We are at the end of June and are here to share our June reads with you today! Everyone have a great July 4th weekend and I hope you have a nice long weekend. I won’t as I’ll be working Monday since the local government I work for only gets the actual holiday off.
Kim is slowly getting back into reading and adjusting to ‘new mommy’ life. Hopefully she’ll be back to reviews soon! Here are her June reads:
I read 9 books in total for June: Four audiobooks, three short stories on audio, one kindle book, and one I read in paperback AND audio! This was also the month of memoirs as I read three.
Hello Stranger by Katherine Center- 4 stars
33 Unplayed Voicemails by Melissa de la Cruz- 3 stars
Pageboy by Elliot Page- 3 stars
The Life We Bury by Allen Eskens- 4 stars
The Five Year Hitch by Melissa de la Cruz- 4 stars
The Summer Melt by Emily March- 3 stars
Greenlights by Matthew McConaughey- 5 stars
Burnt: A Memoir of Fighting Fire by Clare Frank- 4 stars
The Chaperone by M. Hendrix- I finished this one yesterday and still taking it in. It should be 4-4.5 stars once I decide!
My favorite read was Greenlights by Matthew McConaughey. This one MUST be listened to on audio as he narrates it himself! If you are a fan of his at all do pick this one up!
My least favorite was 33 Unplayed Voicemails by Melissa de la Cruz. I was just so frustrated by this short story!
What did YOU read in June????
The Life We Bury
Series: Max Rupert and Joe Talbert #1
Author: Allen Eskens
Narrator: Zach Villa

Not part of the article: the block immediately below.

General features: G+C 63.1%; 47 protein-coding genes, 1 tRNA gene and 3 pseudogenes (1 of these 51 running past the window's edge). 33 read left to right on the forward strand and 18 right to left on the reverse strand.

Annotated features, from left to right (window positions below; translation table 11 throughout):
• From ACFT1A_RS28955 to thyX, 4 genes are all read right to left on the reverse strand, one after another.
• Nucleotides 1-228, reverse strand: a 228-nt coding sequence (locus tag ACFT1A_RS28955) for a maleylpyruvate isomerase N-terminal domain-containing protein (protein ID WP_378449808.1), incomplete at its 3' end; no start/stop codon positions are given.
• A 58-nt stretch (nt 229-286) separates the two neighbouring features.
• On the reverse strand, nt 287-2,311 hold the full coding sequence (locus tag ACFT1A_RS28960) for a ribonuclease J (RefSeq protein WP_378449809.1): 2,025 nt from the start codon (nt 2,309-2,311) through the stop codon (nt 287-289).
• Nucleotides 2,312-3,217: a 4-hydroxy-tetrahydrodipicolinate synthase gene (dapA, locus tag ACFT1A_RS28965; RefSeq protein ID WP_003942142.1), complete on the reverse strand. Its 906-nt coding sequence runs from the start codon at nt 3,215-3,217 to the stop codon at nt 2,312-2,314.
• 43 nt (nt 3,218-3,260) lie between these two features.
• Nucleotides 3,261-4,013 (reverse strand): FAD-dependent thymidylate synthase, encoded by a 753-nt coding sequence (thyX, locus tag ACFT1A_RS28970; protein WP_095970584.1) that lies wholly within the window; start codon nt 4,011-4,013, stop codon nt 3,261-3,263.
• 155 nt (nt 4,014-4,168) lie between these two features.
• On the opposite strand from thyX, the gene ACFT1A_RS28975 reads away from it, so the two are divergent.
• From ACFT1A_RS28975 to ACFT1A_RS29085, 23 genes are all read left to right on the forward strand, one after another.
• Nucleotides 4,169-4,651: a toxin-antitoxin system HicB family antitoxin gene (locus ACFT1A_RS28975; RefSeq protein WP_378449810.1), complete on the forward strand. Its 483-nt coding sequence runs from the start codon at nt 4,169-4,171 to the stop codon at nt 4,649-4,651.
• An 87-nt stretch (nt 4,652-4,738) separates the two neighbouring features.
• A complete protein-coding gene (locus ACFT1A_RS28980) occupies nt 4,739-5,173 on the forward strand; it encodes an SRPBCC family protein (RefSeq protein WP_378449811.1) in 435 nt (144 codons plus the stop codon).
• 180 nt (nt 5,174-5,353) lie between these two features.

Published: October 14, 2014
Audiobook: 8 Hours 23 minutes
Reviewed By: Jessica
Dates Listened To: June 10-15, 2023
Jessica’s Rating: 4 stars
College student Joe Talbert has the modest goal of completing a writing assignment for an English class. His task is to interview a stranger and write a brief biography of the person. With deadlines looming, Joe heads to a nearby nursing home to find a willing subject. There he meets Carl Iverson, and soon nothing in Joe’s life is ever the same. Carl is a dying Vietnam veteran–and a convicted murderer. With only a few months to live, he has been medically paroled to a nursing home, after spending thirty years in prison for the crimes of rape and murder.
As Joe writes about Carl’s life, especially Carl’s valor in Vietnam, he cannot reconcile the heroism of the soldier with the despicable acts of the convict. Joe, along with his skeptical female neighbor, throws himself into uncovering the truth, but he is hamstrung in his efforts by having to deal with his dangerously dysfunctional mother, the guilt of leaving his autistic brother vulnerable, and a haunting childhood memory. Thread by thread, Joe unravels the tapestry of Carl’s conviction. But as he and Lila dig deeper into the circumstances of the crime, the stakes grow higher. Will Joe discover the truth before it’s too late to escape the fallout?
This was a very good one! It was intriguing with the listener liking the characters they were supposed to like and vise versa! I was pulled in wanting to know everything, which we end up getting!